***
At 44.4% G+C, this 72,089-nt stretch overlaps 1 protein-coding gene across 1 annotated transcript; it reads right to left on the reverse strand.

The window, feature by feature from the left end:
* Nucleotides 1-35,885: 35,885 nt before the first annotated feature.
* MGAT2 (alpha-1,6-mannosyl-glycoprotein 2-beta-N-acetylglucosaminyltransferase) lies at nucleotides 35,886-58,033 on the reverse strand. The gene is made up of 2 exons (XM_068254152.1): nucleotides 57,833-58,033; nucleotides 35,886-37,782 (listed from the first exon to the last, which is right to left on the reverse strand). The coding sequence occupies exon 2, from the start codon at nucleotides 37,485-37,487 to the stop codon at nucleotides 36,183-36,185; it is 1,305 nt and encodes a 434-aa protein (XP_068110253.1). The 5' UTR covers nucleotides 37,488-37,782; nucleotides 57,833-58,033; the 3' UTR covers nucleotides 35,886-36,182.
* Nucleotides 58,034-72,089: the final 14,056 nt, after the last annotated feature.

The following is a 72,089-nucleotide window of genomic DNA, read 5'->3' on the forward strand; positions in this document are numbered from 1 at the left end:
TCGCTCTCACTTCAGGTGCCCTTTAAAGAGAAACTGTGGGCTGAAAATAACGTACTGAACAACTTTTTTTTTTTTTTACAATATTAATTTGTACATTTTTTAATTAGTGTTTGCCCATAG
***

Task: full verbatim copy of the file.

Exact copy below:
At 44.4% G+C, this 72,089-nt stretch overlaps 1 protein-coding gene across 1 annotated transcript; it reads right to left on the reverse strand.

The window, feature by feature from the left end:
* Nucleotides 1-35,885: 35,885 nt before the first annotated feature.
* MGAT2 (alpha-1,6-mannosyl-glycoprotein 2-beta-N-acetylglucosaminyltransferase) lies at nucleotides 35,886-58,033 on the reverse strand. The gene is made up of 2 exons (XM_068254152.1): nucleotides 57,833-58,033; nucleotides 35,886-37,782 (listed from the first exon to the last, which is right to left on the reverse strand). The coding sequence occupies exon 2, from the start codon at nucleotides 37,485-37,487 to the stop codon at nucleotides 36,183-36,185; it is 1,305 nt and encodes a 434-aa protein (XP_068110253.1). The 5' UTR covers nucleotides 37,488-37,782; nucleotides 57,833-58,033; the 3' UTR covers nucleotides 35,886-36,182.
* Nucleotides 58,034-72,089: the final 14,056 nt, after the last annotated feature.

The following is a 72,089-nucleotide window of genomic DNA, read 5'->3' on the forward strand; positions in this document are numbered from 1 at the left end:
TCGCTCTCACTTCAGGTGCCCTTTAAAGAGAAACTGTGGGCTGAAAATAACGTACTGAACAACTTTTTTTTTTTTTTACAATATTAATTTGTACATTTTTTAATTAGTGTTTGCCCATAG